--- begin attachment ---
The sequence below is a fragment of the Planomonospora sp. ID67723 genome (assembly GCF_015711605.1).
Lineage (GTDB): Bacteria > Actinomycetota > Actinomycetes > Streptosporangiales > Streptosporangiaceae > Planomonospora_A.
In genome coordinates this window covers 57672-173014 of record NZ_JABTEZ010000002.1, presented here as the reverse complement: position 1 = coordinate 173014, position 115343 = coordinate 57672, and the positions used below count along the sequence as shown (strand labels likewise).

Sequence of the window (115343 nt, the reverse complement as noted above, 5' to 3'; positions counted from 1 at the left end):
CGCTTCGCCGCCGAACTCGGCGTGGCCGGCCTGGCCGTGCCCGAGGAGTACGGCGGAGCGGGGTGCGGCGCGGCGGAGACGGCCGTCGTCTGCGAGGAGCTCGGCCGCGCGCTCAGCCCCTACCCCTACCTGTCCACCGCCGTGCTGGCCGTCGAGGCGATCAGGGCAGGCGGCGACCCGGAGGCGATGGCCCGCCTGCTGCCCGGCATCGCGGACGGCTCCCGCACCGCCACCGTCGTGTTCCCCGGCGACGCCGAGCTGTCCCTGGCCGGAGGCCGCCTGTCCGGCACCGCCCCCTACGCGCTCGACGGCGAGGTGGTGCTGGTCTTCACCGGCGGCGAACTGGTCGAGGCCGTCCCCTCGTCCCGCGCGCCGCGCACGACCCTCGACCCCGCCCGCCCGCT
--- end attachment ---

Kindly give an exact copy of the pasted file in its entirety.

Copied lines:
The sequence below is a fragment of the Planomonospora sp. ID67723 genome (assembly GCF_015711605.1).
Lineage (GTDB): Bacteria > Actinomycetota > Actinomycetes > Streptosporangiales > Streptosporangiaceae > Planomonospora_A.
In genome coordinates this window covers 57672-173014 of record NZ_JABTEZ010000002.1, presented here as the reverse complement: position 1 = coordinate 173014, position 115343 = coordinate 57672, and the positions used below count along the sequence as shown (strand labels likewise).

Sequence of the window (115343 nt, the reverse complement as noted above, 5' to 3'; positions counted from 1 at the left end):
CGCTTCGCCGCCGAACTCGGCGTGGCCGGCCTGGCCGTGCCCGAGGAGTACGGCGGAGCGGGGTGCGGCGCGGCGGAGACGGCCGTCGTCTGCGAGGAGCTCGGCCGCGCGCTCAGCCCCTACCCCTACCTGTCCACCGCCGTGCTGGCCGTCGAGGCGATCAGGGCAGGCGGCGACCCGGAGGCGATGGCCCGCCTGCTGCCCGGCATCGCGGACGGCTCCCGCACCGCCACCGTCGTGTTCCCCGGCGACGCCGAGCTGTCCCTGGCCGGAGGCCGCCTGTCCGGCACCGCCCCCTACGCGCTCGACGGCGAGGTGGTGCTGGTCTTCACCGGCGGCGAACTGGTCGAGGCCGTCCCCTCGTCCCGCGCGCCGCGCACGACCCTCGACCCCGCCCGCCCGCT